The debate over allowing tea plantations to function during the lockdown has become a political football in Assam.
A week since closure, the State government is now willing to let the plantation industry operate under strict monitoring. But, some fringe organisations opposed the move.
On Tuesday, the district authorities in the tea growing areas in Assam said that the plantations can operate under set guidelines - which includes strict monitoring on health issues in the garden area, inclusion of only staff members and strict adherence to social distancing norms.
The estates, which were already sending daily reports to the district authorities, were ready to sign on the dotted lines and resume operations. The lockdown was imposed at the start of the busy season of first-flush (March) plucking and, resumingoperations will help them avoid any impact on the crop-cycle.
Plucking operations are, by nature, in conformity with the social distancing rules. Planters were ready to ensure that close contacts are avoided at the factory.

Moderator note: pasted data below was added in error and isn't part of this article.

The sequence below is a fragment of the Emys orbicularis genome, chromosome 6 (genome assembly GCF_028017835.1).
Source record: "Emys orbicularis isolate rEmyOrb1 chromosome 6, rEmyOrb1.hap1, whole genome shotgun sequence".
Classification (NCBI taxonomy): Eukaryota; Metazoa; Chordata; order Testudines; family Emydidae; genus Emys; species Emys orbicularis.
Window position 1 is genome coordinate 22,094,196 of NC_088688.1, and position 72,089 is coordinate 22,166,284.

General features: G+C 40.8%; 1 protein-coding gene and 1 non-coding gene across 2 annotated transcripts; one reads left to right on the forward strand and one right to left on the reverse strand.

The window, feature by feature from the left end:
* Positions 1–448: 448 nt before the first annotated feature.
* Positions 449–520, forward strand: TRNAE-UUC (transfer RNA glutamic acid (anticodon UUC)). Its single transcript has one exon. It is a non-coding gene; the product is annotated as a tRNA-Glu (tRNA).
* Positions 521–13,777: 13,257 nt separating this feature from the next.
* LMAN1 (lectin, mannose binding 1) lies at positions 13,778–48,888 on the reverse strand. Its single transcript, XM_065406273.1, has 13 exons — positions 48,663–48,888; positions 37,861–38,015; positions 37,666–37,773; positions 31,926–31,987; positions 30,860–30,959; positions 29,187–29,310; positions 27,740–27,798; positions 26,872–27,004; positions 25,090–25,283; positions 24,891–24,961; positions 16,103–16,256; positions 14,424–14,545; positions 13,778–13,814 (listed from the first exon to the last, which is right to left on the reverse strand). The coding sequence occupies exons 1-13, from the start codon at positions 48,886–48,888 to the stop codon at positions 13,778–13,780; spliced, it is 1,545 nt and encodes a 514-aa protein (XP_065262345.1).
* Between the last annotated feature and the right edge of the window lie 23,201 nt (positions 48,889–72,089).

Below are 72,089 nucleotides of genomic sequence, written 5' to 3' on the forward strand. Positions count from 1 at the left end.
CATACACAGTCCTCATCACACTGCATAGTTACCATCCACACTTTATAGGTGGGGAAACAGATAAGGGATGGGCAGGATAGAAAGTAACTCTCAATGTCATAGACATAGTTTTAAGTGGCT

However, the Assam Tea Tribes Student Union (ATTSA), a non-political organisation with sufficient following in the tea country, opposed the move citing public health concerns. The same organisation started demanding closure even before the official announcement for lock down.
By evening, another fringe organisation, mostly active in lower Assam, All Adivasi Students’ Association of Assam (AASAAA) joined ATTSA in opposing the move on similar grounds.
The Opposition sent fillers to the plantation industry to enter negotiation with these fringe organisations. The plantation industry, however, avoided any such move as they are not recognised unions.
Meanwhile the recognised union in tea Congress dominated Assa Cha Mazdoor Sangha (ACMS) is watching developments from a distance, as they were reportedly not involved by the State authorities in previous rounds of discussions.
The ultimate suffer is industry and its workers. “I was supposed to pay the fortnightly wages tomorrow. But I have to skip it as the revenues are drying up,” said a planter from Jorhat.